Indoor ultraviolet (UV) tanners are 74 percent more likely to develop melanoma than those who have never tanned indoors. Additionally, the more time a person spends tanning indoors, higher the risk for development of skin cancer. Melanoma is the deadliest form of skin cancer. It killed approximately 8,650 Americans in 2009. UVR causes the highest number of skin precancerous and cancerous lesions in the body. Ultraviolet radiation from tanning machines, lamps, and tanning beds emit the most dangerous forms of cancer-causing radiation according to a 2009 report, which was released by the International Agency for Research on Cancer (IARC, affiliated with the World Health Organization). The IARC includes solar radiation in its list of the most dangerous types of cancer-causing substances including others.
Today the cosmetic method of tanning contributes to the ultraviolet light (UVL) burden of the epidermal skin layers which may lead to skin cancer. The preferred method is "Sunless" tanning methods that avoid UVL exposure. Sunless tanning may represent a safe alternative to UVR which it does not produce desired long lasting effects. The cancer causing effects of UVR related tanning, repeated exposure to the sun and tanning booth-lamps are discouraged or minimized. The present invention provides long lasting durable desired tan, lowering the number of exposures to UVR light in tanning booths, thus, reduces the incidence of UVR related cancers of the skin.
Attempts are made to develop UVR sunless tanning methods. The following are some of the methods used.
Dihydroxyacetone: A popular sunless tanning products contain the active ingredient Dihydroxyacetone (DHA). It is a 3-carbon sugar that unites and coalesces covalently with basic groups of proteins in the stratum corneum of the epidermis. This results in a browning reaction known as the Maillard reaction. The phenomenon of skin coloration with DHA was discovered in the mid-1950s at the University of Cincinnati by Eva Wittgenstein. She noted, when the patients took the DHA orally, it left pigmented spots when it came in contact on the skin. (Wittgenstein E, Berry H K. Staining of skin with dihydroxyacetone. Science 1960; 132: 894-895. Goldman L, Barkoff j, Blaney D, et al. Investigative studies with the skin coloring agents dihydroxyacetone and glyoxal. J Invest Dermatol 1960; 35:161-164). The tanning and cosmetic industry took notice. The first sunless tanning product was brought to the market in 1959 which does not use UVR Melanocytes to make the skin a tan color. In recent years the American public has become more aware of sunless tanning methods which are an alternative to UVL tanning. The newer sunless tanning formulations provide a cosmetically improved color where their use has been augmented.
It was found that the majority of individuals undergoing spray-on sunless tanning do not alter their sun exposure or their sunscreen use as a result of using sunless tanning. However, the greater parts of individuals who have used UVL tanning beds report a decrease in their tanning bed usage as the result of sunless tanning. Hence, the physicians should advocate the use of sunless tanning to their patients which means the decreasing UVL that exposure has dangerous effects on the skin.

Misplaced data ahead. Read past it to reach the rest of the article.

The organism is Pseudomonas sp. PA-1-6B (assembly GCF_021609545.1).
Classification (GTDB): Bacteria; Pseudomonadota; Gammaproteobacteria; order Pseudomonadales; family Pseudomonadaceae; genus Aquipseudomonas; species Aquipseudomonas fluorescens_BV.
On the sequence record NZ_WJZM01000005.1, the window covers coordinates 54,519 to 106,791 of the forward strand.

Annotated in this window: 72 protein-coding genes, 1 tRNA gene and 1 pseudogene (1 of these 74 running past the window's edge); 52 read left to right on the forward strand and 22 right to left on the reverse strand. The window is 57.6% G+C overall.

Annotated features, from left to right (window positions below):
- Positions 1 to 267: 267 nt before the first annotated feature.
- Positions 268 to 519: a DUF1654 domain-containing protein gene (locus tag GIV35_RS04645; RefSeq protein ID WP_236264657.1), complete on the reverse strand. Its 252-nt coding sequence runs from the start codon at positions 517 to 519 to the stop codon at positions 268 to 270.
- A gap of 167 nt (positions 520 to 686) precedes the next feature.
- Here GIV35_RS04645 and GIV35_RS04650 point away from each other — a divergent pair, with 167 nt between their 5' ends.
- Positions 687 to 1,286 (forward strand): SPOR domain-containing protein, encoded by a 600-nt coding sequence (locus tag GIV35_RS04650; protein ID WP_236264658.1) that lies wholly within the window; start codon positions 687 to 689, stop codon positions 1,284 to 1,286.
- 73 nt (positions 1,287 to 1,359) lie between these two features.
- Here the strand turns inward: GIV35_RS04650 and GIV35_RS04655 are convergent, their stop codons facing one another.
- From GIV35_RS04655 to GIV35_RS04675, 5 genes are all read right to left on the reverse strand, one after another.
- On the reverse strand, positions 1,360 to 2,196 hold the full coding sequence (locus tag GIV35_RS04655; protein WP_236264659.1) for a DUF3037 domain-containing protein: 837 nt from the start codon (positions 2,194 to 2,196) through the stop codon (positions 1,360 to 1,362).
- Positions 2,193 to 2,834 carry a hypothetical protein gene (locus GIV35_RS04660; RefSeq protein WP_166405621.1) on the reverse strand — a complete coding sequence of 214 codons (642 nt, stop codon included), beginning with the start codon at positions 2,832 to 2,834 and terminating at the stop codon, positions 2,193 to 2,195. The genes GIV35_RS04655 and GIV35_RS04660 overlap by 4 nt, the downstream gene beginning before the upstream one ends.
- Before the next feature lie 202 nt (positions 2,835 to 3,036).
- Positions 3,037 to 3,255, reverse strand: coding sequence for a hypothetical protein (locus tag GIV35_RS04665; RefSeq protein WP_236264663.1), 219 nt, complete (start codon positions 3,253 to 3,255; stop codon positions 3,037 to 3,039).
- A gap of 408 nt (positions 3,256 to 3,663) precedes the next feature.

The degree of tanning of human epidermis by the sun rays or UVR emitting devices depends upon the complexion of the individual. UVR tanning of the skin is the due the formations of melanin in melanocytes, a skin pigment. Its transfer from the melanocyte projections to the keratinocytes on surface of the skin, and its oxidation darkening as described in U.S. Pat. No. 3,988,437. The level to which an individual is tanned upon exposure to sunlight or artificial sources of ultra violet light depends upon the duration, intensity, and exposure to sunlight or such sources.
The ultraviolet energy absorbed by the skin produces a redness reaction (erythema) of the skin. Therefore, an attempt at getting a deeper and more intense tan by prolonged exposure to sunlight or other artificial sun sources can cause excessive redness or sunburn of the skin. In order to lessen redness or sunburn of the skin, some tanning compositions include conventional sun protection "sun blockers", which filter out the ultraviolet component of the sun rays. These sun blockers in the tanning composition offer some protection against erythemal reaction in the skin. It prevents quick tanning where considerable portion of the ultraviolet lights are filtered out by these ingredients. The skin won't tan faster or deeper by the application of such compositions.
Erythrulose (D-Erythrulose): is another sunless tanning spray. It is a tetrose carbohydrate with the chemical formula C4H8O4 which is very similar to DHA. Erythrulose is manufactured from the aerobic fermentation of the bacterium Gluconobacter followed by multi-step purification. It is a natural based keto sugar which reacts with the amino acid keratin. a protein on the outer or dead surface layer of the skin (the stratum corneum 15-40 layer of the epidermis). Like DHA, it does not involve melanocytes (skin pigmentation cells); nor does it require exposure to ultraviolet light to initiate the color change.